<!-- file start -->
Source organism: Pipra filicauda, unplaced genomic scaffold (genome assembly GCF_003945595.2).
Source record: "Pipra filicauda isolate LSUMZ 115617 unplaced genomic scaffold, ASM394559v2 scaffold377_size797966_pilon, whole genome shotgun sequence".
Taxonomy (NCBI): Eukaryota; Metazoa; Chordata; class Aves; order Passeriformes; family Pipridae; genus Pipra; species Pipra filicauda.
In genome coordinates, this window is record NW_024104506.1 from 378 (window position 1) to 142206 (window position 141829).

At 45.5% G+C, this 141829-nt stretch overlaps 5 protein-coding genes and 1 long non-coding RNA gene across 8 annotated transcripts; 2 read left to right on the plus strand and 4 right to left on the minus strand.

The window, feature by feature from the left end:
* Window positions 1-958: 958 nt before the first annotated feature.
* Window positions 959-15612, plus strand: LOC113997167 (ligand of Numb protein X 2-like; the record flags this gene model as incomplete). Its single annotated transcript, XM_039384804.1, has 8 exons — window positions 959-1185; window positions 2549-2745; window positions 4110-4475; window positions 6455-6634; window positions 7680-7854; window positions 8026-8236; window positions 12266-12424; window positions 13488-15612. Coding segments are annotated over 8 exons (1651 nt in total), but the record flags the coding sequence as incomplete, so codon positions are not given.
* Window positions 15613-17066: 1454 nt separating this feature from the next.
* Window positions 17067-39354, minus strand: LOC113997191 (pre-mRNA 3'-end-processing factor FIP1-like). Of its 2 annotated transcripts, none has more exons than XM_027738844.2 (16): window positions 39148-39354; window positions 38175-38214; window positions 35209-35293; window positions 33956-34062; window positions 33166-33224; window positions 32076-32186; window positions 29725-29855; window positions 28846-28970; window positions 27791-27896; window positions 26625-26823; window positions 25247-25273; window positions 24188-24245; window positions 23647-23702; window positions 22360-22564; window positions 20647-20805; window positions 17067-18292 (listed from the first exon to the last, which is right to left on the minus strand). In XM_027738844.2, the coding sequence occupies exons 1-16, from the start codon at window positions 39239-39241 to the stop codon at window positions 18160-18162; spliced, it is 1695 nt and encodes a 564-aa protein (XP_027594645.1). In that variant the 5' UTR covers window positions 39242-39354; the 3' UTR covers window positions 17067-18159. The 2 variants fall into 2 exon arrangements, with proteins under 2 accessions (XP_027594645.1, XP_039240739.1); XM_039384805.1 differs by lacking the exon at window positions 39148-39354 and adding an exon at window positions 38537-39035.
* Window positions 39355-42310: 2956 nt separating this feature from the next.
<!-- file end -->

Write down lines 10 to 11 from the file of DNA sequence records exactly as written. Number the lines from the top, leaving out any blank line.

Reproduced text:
* Window positions 17067-39354, minus strand: LOC113997191 (pre-mRNA 3'-end-processing factor FIP1-like). Of its 2 annotated transcripts, none has more exons than XM_027738844.2 (16): window positions 39148-39354; window positions 38175-38214; window positions 35209-35293; window positions 33956-34062; window positions 33166-33224; window positions 32076-32186; window positions 29725-29855; window positions 28846-28970; window positions 27791-27896; window positions 26625-26823; window positions 25247-25273; window positions 24188-24245; window positions 23647-23702; window positions 22360-22564; window positions 20647-20805; window positions 17067-18292 (listed from the first exon to the last, which is right to left on the minus strand). In XM_027738844.2, the coding sequence occupies exons 1-16, from the start codon at window positions 39239-39241 to the stop codon at window positions 18160-18162; spliced, it is 1695 nt and encodes a 564-aa protein (XP_027594645.1). In that variant the 5' UTR covers window positions 39242-39354; the 3' UTR covers window positions 17067-18159. The 2 variants fall into 2 exon arrangements, with proteins under 2 accessions (XP_027594645.1, XP_039240739.1); XM_039384805.1 differs by lacking the exon at window positions 39148-39354 and adding an exon at window positions 38537-39035.
* Window positions 39355-42310: 2956 nt separating this feature from the next.